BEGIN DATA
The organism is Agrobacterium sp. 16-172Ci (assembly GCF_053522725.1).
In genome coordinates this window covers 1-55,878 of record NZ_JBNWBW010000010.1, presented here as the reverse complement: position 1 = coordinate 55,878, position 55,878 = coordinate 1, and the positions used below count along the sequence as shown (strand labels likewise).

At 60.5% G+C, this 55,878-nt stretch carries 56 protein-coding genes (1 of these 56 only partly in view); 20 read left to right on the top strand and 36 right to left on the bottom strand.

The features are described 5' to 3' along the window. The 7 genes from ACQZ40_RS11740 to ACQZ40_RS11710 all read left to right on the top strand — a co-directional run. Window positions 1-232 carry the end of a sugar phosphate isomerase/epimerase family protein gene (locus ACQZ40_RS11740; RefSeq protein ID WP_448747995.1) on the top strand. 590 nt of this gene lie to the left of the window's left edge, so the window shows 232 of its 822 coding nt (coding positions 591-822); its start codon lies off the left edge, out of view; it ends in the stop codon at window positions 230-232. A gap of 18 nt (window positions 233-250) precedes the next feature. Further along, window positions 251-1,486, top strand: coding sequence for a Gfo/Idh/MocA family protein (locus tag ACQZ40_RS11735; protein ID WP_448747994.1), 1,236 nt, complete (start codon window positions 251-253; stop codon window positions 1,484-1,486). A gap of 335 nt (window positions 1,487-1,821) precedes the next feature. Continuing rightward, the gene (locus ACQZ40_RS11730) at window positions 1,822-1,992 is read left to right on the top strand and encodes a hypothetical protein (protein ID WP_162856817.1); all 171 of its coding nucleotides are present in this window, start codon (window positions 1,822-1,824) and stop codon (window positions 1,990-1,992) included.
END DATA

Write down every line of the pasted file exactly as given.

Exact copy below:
The organism is Agrobacterium sp. 16-172Ci (assembly GCF_053522725.1).
In genome coordinates this window covers 1-55,878 of record NZ_JBNWBW010000010.1, presented here as the reverse complement: position 1 = coordinate 55,878, position 55,878 = coordinate 1, and the positions used below count along the sequence as shown (strand labels likewise).

At 60.5% G+C, this 55,878-nt stretch carries 56 protein-coding genes (1 of these 56 only partly in view); 20 read left to right on the top strand and 36 right to left on the bottom strand.

The features are described 5' to 3' along the window. The 7 genes from ACQZ40_RS11740 to ACQZ40_RS11710 all read left to right on the top strand — a co-directional run. Window positions 1-232 carry the end of a sugar phosphate isomerase/epimerase family protein gene (locus ACQZ40_RS11740; RefSeq protein ID WP_448747995.1) on the top strand. 590 nt of this gene lie to the left of the window's left edge, so the window shows 232 of its 822 coding nt (coding positions 591-822); its start codon lies off the left edge, out of view; it ends in the stop codon at window positions 230-232. A gap of 18 nt (window positions 233-250) precedes the next feature. Further along, window positions 251-1,486, top strand: coding sequence for a Gfo/Idh/MocA family protein (locus tag ACQZ40_RS11735; protein ID WP_448747994.1), 1,236 nt, complete (start codon window positions 251-253; stop codon window positions 1,484-1,486). A gap of 335 nt (window positions 1,487-1,821) precedes the next feature. Continuing rightward, the gene (locus ACQZ40_RS11730) at window positions 1,822-1,992 is read left to right on the top strand and encodes a hypothetical protein (protein ID WP_162856817.1); all 171 of its coding nucleotides are present in this window, start codon (window positions 1,822-1,824) and stop codon (window positions 1,990-1,992) included.